Metaphors are just that: abstractions. They let you think about things at a higher level without being bogged down by what the actual details are. However metaphors can be problematic because they describe something unfamiliar in terms of something familiar that may actually be very different. Problems start to spring up when you expect the unfamiliar object to behave like the familiar one. Abstractions in computer science (functions, objects, interfaces etc) can be safe because you can define precisely what the abstraction’s properties are. But unless a metaphor is very carefully crafted it can easily become a leaky abstraction: one where the boundaries are undefined and weird things can happen as you approach the edges.

Take for example the desktop metaphor. It’s useful because the way windows are placed on a screen can be thought of as similar to placing papers on a desk. Files and folders also fall in rather conveniently with this idea. But what about applications? What is an application icon supposed to mean? How do you explain dragging a file onto an application’s icon to open it? This isn’t to say the desktop metaphor is bad, it’s just that it can be confusing if you interpret it literally. Some other common metaphors are:

  • A variable is a box
  • Porsche is a class and your car is an object
  • A compiler is a translator

Each of these has it’s pros and cons and some are better than others. I’ll be looking at some of these metaphors in future posts and seeing if there are ways in which they can be improved.

How to consolidate your online presence

In the last post I looked at what an online presence and why it’s important. Your online presence is a two-way street, it’s what others see of you and how you interact on the web. Here are some tips to get your online presence under control.

Google Scrubbing

Google is quickly becoming the world’s homepage. If anyone who doesn’t know you wants to look for you, then chances are the first thing they will do is type your name into Google’s search box. So the question is, what are they going to see? Hopefully you’ve been smart enough not to leak your personal life onto the internet. But even if everything that a Google search reveals are things you wouldn’t mind people seeing, they might be very random and chances are they won’t give the full picture about you. So it’s up to you to make sure that Google does present the real you. How do you go about it? Well, that’s what the next section is about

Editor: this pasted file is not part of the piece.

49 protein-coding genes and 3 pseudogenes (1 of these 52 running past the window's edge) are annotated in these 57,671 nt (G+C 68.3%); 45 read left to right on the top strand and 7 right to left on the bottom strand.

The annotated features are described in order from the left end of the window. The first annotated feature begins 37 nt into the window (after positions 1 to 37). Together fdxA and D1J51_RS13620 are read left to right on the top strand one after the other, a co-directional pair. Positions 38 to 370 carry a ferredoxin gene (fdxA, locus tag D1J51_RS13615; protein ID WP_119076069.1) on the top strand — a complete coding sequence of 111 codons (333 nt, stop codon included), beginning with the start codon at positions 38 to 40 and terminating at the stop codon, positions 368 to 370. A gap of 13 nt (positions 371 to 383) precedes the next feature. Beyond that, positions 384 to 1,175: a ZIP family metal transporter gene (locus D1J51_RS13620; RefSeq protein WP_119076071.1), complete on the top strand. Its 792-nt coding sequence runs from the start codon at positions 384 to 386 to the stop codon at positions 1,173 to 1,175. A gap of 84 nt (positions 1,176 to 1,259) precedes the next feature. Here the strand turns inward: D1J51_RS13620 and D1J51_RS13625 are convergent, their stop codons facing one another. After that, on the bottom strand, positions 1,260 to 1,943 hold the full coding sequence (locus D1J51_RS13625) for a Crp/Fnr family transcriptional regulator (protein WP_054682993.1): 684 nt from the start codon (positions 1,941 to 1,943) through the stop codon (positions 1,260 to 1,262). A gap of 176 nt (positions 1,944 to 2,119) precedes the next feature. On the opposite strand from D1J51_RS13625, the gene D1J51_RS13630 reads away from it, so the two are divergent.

Get a domain name

Domain names can be had for under $10 a year and there are lots of free hosting options. Having a domain name lets you carve out a part of the Internet and brand it with your own signature style. Trying to get a meaningful domain name that you can keep around for a long time and which you won’t mind telling lots of other people about.

Once you have a domain name, put it to use by building a good website around it. Put up normal things like a resume, but also put up PDFs of articles or papers you’ve written and link to your other work online. If you write blogs (one or many) consider turning them into subdomains of your website. This way there is a central location for your work on the web. Unless of course, you specifically want your blogging life to remain separate.

Consolidate your email

Another great reason to get a domain name is so that you can have email addresses attached to it. Having an email address attached to a domain name means that you don’t have to change it whenever you change jobs or schools and it looks more professional than a free email address. I would recommend having multiple email addresses for each domainL one for business, one for friends and family, one for mailing lists, one for free subscriptions etc. This way if you start getting spammed you can find out where it’s coming from and take measures.

Of course having a separate inbox for each email address would be very unproductive. I strongly recommend using the free Google Apps for your Domain and then using the Gmail app to alias multiple addresses to the same inbox. Then you set up filters to appropriately label, hide or delete emails sent to the various emails. Look at the first chapter of Upgrade Your Life for more useful email tricks.

Get your nicknames under control

Chances are you have multiple nicknames for different forums, IRC and IM. It might be a good idea to stick to a uniform set of nicknames so that people can find you. However, depending on whether or not you want to actually want to be known or if the nicknames are available, this might not be an option.

If you have any advice on how to get your online life under control, please drop me a note in the comments.